The Generic Wedding…the dreaded fate of far too many nuptial fetes. The greatest enemy of wedding lovers.
What Makes a Wedding Generic?
Okay, so maybe that question isn’t fair. The PC thing to say is “No wedding is generic, it’s about the two people getting married, it’s always beautiful, etc. etc.”
Yeah…not so much. Recently, an old college girlfriend of mine got married to her college sweetheart. We – my other college girlfriends and I – knew it was coming, and we were thrilled when we heard
through some facebook stalking about the engagement.
Finally. Someone we knew and cared about was getting married…and she was loaded. The girl’s family has serious money. I remember Prada bags draped over desk chairs, Marc Jacobs shoes left on the vacuumed-once-in-a-semester floor and Chanel blazers crammed into the closet of our tiny, shared triple dorm room.
If anyone we knew was going to have the most awesome, cool and new wedding, it was this girl.
We – and I’m using it in the royal sense, because I really mean “I” – speculated and traded opinions and placed friendly bets. I had not maintained much contact with the bride-to-be, so we were going to have to wait for Facebook to again give us a glimpse into the Biggest Day of Her Life.
So…a year later, the big day came. At the time, I was on a cruise with my boyfriend, but when we got back to land my first call went to my best friend Dancer*.
“So, you know why I’m calling, right?”
“The wedding! Are pictures up yet?”
“There are a few…”
And that was when I knew. Dancer’s tone gave it away completely. All our hopes, dreams of the wedding to top all weddings, were dashed.
My college roommate, who is young, attractive and wealthy, had not been able to avoid The Generic Wedding.
So, with that lengthy intro, I give you my list for things that create TGW.
Five Signs of TGW
- Total lack of anything that personally identifies with the bride and groom. If the décor, location, or anything else doesn’t tell you who is getting married…it’s a TGW.
- A menu that makes you wish you ate before the event. Oh, how often I’ve opened an invitation and skipped ahead to the menu card and seen the same choices of filet mignon, tilapia, and risotto. Right then and there, my hopes for the wedding deflate.
- Pachelbel’s cannon in D. This one is on the fence, because to a lot of people it’s as synonymous with nuptials as a white dress and veil. But really, it just makes me think of Christmas. And I’m not alone. Remember this video from last summer? It would not have gone viral if people didn’t flippin’ love it. So, rethink your wedding processional. You have personalities, and we’d like your wedding to have one too.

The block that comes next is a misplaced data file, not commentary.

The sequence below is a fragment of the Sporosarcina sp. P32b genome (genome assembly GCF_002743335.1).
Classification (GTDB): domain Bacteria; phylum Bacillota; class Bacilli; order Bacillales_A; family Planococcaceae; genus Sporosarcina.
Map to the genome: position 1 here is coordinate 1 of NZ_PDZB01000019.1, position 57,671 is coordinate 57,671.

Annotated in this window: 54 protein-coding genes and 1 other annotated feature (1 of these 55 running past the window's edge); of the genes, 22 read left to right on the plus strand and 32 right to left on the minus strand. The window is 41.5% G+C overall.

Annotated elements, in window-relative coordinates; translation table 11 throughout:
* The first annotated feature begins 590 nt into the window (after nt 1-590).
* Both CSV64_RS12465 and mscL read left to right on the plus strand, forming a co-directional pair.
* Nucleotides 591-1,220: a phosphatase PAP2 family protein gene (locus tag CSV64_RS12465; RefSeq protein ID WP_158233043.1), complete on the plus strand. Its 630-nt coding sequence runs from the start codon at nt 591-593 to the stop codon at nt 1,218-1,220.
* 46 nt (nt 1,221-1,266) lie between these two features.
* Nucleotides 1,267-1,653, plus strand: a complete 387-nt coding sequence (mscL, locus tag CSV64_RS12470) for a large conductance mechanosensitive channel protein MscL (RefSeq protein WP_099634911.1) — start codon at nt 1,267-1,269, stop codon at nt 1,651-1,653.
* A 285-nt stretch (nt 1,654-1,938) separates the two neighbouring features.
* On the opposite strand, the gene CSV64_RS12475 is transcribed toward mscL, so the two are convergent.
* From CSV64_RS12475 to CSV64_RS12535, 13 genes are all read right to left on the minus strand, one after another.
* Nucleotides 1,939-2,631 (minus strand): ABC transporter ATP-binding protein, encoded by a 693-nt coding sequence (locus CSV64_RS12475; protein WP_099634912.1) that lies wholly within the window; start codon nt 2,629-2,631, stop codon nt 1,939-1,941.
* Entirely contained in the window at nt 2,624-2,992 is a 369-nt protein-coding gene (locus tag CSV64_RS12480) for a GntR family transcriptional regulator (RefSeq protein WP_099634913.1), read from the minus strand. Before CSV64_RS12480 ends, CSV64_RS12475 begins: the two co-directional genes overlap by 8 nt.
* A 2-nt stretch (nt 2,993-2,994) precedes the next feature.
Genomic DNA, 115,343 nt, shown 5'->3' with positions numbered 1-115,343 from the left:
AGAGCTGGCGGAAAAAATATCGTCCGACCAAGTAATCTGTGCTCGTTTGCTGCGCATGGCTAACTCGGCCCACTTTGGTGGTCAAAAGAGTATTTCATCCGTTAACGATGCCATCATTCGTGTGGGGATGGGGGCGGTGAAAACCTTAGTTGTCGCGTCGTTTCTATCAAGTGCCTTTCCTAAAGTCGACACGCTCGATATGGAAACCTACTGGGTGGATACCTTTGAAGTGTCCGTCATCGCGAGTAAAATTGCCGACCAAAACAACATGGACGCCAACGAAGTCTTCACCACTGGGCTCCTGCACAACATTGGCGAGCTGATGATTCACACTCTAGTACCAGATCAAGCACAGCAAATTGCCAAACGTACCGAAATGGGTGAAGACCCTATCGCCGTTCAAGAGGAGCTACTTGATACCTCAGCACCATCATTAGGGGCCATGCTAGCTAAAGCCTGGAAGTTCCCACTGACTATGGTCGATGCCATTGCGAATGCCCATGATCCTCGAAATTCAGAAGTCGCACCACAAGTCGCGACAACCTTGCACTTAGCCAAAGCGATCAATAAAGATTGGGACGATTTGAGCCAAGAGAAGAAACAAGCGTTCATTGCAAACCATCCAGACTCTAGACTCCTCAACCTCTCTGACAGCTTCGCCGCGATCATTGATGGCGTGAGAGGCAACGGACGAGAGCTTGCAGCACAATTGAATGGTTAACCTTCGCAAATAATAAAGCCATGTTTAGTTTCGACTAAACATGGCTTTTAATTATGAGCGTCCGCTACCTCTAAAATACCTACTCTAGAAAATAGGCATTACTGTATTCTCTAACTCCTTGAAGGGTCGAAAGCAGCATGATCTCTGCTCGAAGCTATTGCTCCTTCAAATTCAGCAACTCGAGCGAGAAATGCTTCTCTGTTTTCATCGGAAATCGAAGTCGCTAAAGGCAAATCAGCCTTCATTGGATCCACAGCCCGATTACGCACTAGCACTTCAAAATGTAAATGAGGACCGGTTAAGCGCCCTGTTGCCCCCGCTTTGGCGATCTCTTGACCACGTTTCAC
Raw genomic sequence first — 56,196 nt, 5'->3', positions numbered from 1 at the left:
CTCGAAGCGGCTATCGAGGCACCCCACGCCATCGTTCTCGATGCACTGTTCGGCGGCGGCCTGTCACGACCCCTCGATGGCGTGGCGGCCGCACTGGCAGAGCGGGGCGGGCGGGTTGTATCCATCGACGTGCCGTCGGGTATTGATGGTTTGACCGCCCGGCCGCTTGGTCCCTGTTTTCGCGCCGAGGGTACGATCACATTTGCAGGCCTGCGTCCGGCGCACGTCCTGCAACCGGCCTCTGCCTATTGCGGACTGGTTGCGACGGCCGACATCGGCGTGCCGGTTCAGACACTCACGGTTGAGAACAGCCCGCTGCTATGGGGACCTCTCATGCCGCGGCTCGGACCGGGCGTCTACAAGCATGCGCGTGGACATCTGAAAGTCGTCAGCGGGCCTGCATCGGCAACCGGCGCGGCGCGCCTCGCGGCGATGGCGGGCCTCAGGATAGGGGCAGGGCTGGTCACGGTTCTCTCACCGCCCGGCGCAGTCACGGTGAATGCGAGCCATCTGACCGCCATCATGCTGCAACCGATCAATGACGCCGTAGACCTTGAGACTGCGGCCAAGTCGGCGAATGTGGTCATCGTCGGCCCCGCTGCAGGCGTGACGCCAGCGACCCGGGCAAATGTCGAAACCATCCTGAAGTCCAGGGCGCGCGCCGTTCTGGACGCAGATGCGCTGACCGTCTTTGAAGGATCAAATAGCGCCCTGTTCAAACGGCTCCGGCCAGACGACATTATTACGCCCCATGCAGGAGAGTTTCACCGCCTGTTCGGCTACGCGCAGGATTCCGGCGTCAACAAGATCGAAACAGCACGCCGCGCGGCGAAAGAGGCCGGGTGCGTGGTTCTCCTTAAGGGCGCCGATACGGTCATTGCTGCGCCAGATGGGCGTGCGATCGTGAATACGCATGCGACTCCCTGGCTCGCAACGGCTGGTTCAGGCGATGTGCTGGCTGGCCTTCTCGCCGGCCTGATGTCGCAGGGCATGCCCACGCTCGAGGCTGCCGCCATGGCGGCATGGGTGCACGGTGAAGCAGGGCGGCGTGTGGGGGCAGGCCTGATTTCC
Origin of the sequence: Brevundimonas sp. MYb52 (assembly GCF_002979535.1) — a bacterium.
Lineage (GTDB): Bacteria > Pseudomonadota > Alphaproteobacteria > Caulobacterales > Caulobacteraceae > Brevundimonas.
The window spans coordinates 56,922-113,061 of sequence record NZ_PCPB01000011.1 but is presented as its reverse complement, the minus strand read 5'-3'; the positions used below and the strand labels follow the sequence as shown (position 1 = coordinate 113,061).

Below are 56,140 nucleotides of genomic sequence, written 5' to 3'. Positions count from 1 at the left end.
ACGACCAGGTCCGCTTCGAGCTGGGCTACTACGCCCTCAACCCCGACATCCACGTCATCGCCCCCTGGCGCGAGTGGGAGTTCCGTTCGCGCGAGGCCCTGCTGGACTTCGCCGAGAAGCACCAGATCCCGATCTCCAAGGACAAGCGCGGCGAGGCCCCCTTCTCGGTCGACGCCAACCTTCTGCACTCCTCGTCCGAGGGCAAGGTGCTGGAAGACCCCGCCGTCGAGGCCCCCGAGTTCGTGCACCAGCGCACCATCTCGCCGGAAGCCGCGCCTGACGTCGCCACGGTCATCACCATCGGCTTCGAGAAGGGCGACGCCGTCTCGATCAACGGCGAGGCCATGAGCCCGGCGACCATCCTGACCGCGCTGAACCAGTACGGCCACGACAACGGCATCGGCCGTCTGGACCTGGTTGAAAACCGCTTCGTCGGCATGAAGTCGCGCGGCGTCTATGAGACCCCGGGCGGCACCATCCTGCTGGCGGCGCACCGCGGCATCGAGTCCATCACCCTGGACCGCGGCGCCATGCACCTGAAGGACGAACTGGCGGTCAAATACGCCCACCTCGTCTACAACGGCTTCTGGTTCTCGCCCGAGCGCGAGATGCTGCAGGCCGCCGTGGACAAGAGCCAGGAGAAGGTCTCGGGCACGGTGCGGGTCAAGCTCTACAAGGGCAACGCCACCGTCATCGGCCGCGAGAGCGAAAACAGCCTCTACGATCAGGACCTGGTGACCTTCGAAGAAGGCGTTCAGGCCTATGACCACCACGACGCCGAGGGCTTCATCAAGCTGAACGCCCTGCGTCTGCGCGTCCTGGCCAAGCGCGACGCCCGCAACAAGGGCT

- A painfully awkward first dance. Okay, if you guys aren’t dancers and the very idea makes you so uncomfortable that you run to your nearest ballroom studio to choreograph something for the occasion…skip it. Just skip that first dance. Or do your own dance; you know, the kind you do when you’re cleaning the bathroom, jammin’ to your favorite tunes. Your grandmother might scowl for the rest of the night and bring it up every time you see her for the rest of her life…but for the rest of us, it’s just as awkward watching you get through that first dance as it is for you to perform it. So skip it entirely, or do it your way. You’ll have more fun, and we’ll remember that instead.
- Bad favors. I don’t need to go on…but I will. If you’re going to bother giving out favors, make them something that won’t get tossed in the trash on our way out the door. No pictures of the newly-bonded couple – save those for your thank you cards, no keychains. Stick with things that are actually useful or edible. Some chocolate? Great. A box of matches? Perfect! Personalized M&Ms? I’ll feel a little weird about consuming your grainy images, but I’ll eat them. Just no plastic swans. Or Jordan almonds. Those suckers are worse than gobstoppers.
So, there you have it. If these five elements are avoided, TGW is far less likely. Woohoo! Let’s have some cake and party down!